Works Are Necessary for Salvation12:51 PM
. . .and with such a bold title, every Protestant immediately starts the death wail for Bailey Bergmann's demise into the heathen camp of Roman Catholicism.
Hear me out.
It used to plague my childhood mind when Baptist preachers thundered, "Salvation is a free gift! You don't have to do anything to be saved! You just need to accept it!" Being contrary, I snuggled against my mom's shoulder in the balcony of our mega-church and snorted softly to myself, "Accepting is doing something."
Protestants point to their prooftext of the jailer asking Paul, "What must I do to be saved?" The response was probably the second verse I learned after John 3:16: "Believe on the Lord Jesus Christ and you will be saved" (Acts 16:31).
Except that's not the only answer given to that question. Repent. Repent and believe. Repent and be baptized. And then there's the constant urge to be holy, the requirement of holiness, the threat that no unrighteous people -- no slanderers, adulterers, liars, and disobedient children -- enter the kingdom. Period. Only those who persevered to the end were saved. Only those who pursued holiness were saved.
Dating someone with a Catholic background, I argued with my boyfriend all the time about the five solas -- especially faith alone. Works must be involved, he kept telling me. Faith without works is dead. Why do you choose Paul's argument of justification by faith instead of James's argument of justification by works? And Luther added justification by faith alone -- the alone part is not expressly put in Scripture.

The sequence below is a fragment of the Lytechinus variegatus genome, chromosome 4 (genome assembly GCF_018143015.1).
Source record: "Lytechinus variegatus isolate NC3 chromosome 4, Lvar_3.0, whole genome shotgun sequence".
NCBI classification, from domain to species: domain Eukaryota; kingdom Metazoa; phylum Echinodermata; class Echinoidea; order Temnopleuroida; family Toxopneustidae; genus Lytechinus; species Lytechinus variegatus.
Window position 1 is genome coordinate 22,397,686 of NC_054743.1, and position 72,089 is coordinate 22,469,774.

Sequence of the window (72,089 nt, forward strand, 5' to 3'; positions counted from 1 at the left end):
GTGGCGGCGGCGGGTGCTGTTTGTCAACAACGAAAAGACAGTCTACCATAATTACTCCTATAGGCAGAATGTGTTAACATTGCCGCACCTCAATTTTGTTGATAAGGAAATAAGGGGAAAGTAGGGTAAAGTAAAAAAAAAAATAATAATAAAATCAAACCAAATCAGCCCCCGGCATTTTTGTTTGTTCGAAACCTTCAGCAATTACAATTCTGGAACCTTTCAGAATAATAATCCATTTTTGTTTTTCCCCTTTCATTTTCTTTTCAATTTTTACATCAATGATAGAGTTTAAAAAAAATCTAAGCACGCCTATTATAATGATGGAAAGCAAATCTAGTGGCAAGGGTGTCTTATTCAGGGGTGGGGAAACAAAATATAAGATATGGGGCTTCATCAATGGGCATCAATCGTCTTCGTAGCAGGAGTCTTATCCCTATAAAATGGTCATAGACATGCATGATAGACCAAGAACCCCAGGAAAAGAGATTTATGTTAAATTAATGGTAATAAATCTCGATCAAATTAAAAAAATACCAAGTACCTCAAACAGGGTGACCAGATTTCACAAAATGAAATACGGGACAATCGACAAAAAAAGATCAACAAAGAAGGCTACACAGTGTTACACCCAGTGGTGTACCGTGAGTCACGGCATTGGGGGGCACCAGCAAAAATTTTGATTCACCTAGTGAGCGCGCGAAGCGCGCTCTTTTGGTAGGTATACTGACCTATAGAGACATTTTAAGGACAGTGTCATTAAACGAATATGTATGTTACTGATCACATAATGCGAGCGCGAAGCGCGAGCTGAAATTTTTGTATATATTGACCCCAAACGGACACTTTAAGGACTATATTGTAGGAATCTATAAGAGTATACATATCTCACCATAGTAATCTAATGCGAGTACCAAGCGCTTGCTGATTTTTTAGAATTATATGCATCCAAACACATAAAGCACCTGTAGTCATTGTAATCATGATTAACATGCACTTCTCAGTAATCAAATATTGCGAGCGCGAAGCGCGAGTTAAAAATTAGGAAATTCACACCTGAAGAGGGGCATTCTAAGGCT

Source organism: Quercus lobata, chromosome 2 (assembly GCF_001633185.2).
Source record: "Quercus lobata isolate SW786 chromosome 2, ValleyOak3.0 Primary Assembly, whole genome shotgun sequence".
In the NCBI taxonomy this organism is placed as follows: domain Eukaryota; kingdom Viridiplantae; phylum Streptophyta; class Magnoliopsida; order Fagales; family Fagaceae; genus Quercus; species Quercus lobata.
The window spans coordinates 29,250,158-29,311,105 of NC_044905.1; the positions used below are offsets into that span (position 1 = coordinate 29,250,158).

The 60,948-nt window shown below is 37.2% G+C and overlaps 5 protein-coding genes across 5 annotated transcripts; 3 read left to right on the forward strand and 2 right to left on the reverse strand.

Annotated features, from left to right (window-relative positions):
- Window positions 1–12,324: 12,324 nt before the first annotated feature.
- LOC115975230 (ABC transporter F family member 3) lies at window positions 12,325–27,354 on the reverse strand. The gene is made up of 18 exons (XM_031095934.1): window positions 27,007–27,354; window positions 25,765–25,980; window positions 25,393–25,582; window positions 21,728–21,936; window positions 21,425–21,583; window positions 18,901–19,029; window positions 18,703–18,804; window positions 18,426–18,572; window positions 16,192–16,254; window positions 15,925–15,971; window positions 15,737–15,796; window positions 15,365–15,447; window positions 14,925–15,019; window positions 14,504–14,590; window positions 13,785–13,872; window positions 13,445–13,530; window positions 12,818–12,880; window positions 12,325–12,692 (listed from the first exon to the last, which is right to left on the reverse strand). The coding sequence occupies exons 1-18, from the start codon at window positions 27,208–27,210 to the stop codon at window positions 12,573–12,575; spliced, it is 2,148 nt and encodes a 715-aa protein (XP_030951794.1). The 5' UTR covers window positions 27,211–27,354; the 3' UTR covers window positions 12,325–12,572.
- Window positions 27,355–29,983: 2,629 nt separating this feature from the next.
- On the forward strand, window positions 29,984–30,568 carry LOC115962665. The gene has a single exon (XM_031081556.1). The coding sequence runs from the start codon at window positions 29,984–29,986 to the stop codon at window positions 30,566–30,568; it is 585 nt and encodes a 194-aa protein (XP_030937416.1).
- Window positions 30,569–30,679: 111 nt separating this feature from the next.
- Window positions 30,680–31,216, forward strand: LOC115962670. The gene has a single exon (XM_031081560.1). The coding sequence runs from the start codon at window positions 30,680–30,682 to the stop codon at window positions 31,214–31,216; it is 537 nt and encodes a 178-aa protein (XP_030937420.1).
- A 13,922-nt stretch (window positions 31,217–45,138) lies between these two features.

Fortunately the Reformers recognized all along the huge emphasis Scripture put on works and the fear against antinomianism. Their formula I think most readily captures the faith/works relationship: We are justified by faith alone, but the faith which saves is not alone -- it is accompanied by works. (For some reason I never learned that until my college class on the Reformation. . .taught by a Catholic.)
In other words, works do not justify. Faith justifies. But works are necessary for salvation -- salvation which includes the sanctifying part, not just the justifying part.
It turns out that so many things in Scripture tie together when understanding that other things are necessary for salvation besides faith -- baptism, for instance. Nothing but faith justifies. Nothing. Which is why someone currently dying can get to heaven through sincere repentance and belief -- they possess no more life to get baptized or to work out their salvation with fear and trembling. For the rest of us, we work. We repent. We obey Christ's command to be baptized, fellowship with believers, and run the race set before that. We must do so. . .enabled by the relationship we possess with Christ through faith.
It is dangerous to separate faith and works incorrectly or to mix up their relationship or replace one with the other. It results in no salvation at all. It results in untrue faith or unacceptable works. Generally Protestants focus more exclusively on the danger of getting faith wrong. I've found it helpful, challenging, and necessary to hear the other side -- the danger of getting works wrong. Because both are serious.
It's like this: if someone collapses with a heart attack, the 911 call is necessary for that person's salvation. Of course, a random passerby or even yourself might possess the training to start CPR, but generally, the way life works is you call 911. It's the actual CPR and other medical stuff that saves the person's life. . .but the 911 call is necessary.
I think this solves other dilemmas in Scripture too. Why pray or evangelize if God is sovereign? Because those actions are necessary, even if our prayer or preaching does not in actuality change things or saves the person. It is so necessary, in fact, that it sometimes appears that Scripture says that the prayer or the preaching or the good works actually saves/justifies.
Think about that. (And read The Hole in Our Holiness, by Kevin DeYoung -- a big Reformed voice who prompted this blog post.)